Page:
Victor Guillen Solano
Feedback practices in postgraduate courses and the academic discourse socialization of international students.
Outline of research project
The study aims to explore the potential role that tutor feedback may play in helping students understand and engage with academic discourse and practice in a higher education context. The research draws on the concept of communities of practice (Wenger,1998), Academic Literacies (Lea and Stierer, 2000) and linguistic capital (Bourdieu, 1977) to argue that academic writing and feedback giving are social practices influenced by cultural, disciplinary and institutional contexts.
By combining quantitative and qualitative methods to study the particular ways of thinking and using language within specific academic departments, the research attempts to go beyond an analysis of language and content in order to explore ‘epistemological issues’, ‘social processes’ and ‘social identities’ (Lea and Street, 2006, p369). Findings may shed light onto the ways in which students come to understand and engage with discourse and practice in their academic communities and how they can be better supported in this process.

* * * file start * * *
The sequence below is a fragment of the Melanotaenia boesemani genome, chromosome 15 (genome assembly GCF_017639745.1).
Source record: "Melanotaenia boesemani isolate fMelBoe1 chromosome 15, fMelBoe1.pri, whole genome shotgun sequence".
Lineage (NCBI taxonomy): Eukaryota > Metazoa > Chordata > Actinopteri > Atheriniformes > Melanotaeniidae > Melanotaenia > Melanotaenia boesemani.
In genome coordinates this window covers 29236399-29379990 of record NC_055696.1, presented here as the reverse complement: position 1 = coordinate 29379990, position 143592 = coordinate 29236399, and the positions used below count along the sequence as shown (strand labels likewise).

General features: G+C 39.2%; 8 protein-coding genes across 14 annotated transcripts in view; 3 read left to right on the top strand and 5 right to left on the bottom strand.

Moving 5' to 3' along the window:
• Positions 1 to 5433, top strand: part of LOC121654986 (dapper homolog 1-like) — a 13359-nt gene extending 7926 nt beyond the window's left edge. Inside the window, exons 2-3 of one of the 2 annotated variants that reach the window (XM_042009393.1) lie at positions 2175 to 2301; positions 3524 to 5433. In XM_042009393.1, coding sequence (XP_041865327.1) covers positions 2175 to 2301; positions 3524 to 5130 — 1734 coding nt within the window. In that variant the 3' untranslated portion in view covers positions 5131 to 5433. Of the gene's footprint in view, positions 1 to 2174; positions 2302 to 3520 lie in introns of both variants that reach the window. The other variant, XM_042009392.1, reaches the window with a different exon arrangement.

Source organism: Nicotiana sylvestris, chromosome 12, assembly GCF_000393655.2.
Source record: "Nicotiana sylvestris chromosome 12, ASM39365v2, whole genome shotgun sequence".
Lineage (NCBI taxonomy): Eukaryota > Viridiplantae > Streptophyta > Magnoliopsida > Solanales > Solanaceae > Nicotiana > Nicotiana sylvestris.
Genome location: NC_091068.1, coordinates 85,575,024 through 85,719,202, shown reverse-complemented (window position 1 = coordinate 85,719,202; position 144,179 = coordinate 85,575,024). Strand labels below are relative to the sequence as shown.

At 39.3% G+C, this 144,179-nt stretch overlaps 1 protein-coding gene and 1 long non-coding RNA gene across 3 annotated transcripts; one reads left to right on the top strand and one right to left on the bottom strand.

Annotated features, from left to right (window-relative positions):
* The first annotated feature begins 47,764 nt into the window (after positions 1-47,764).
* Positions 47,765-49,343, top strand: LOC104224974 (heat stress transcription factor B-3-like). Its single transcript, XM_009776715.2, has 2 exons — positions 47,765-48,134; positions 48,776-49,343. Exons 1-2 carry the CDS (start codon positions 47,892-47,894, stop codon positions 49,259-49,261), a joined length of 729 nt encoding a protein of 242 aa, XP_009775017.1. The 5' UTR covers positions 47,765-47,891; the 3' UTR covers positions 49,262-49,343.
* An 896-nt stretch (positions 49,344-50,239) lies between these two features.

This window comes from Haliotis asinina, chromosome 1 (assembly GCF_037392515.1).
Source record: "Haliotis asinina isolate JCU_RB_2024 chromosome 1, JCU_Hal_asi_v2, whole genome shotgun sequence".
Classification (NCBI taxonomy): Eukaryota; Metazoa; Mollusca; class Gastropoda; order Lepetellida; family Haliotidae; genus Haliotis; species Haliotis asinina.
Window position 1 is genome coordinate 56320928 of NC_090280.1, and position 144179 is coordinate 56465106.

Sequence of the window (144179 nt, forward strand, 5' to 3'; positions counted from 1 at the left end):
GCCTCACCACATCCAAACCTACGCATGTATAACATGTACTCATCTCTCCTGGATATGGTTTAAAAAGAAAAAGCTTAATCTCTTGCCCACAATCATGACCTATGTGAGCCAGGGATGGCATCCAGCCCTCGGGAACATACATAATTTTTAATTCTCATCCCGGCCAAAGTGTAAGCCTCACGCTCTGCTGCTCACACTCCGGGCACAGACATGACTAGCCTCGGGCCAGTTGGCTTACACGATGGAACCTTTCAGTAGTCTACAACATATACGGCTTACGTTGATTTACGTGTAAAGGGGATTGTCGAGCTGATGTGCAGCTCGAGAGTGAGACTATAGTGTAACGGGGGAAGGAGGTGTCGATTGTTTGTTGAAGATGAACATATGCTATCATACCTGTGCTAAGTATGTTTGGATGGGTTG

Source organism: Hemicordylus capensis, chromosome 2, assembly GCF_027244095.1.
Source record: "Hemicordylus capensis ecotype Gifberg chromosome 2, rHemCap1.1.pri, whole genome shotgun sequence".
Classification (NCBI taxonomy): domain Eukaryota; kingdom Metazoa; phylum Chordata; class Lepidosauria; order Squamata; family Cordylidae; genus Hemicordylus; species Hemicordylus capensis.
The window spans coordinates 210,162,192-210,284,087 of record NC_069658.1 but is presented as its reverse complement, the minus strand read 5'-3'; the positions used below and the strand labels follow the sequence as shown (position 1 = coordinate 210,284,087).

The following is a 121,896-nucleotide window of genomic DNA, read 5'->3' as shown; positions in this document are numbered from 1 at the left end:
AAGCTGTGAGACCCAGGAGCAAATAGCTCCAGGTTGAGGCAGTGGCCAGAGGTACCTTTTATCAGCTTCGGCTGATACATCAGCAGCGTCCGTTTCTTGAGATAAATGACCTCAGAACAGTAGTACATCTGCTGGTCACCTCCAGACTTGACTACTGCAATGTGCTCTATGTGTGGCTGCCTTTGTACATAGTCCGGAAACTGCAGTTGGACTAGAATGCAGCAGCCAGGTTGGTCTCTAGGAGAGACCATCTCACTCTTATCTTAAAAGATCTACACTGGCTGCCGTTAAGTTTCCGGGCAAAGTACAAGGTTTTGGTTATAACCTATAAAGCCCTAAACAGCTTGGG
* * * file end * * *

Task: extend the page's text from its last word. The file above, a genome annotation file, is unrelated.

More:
Becher, T. (1989) Academic tribes and territories: Intellectual enquiry and the cultures of disciplines. Milton Keynes: Open University Press.
Bourdieu, P. (1977) The economics of linguistic exchanges. Social Science Information, 16(6), pp.645–668.
Hyland, K. (2009) Academic Discourse: English in a global context. London: Continuum International Publishing Group.
Lea, M. and Stierer, B. (Eds) (2000) Student Writing in Higher Education: New Contexts. Buckingham: Open University Press.
Lea, M. and Street, B. (2006) The ‘Academic Literacies’ Model: Theory and Applications. Theory into Practice, 45(4), pp.368-377.
Wenger, E. (1998). Communities of practice: Learning, meaning, and identity. Cambridge: Cambridge University Press.
Director of studies
Dr Diana Ridley
Dr Carol Taylor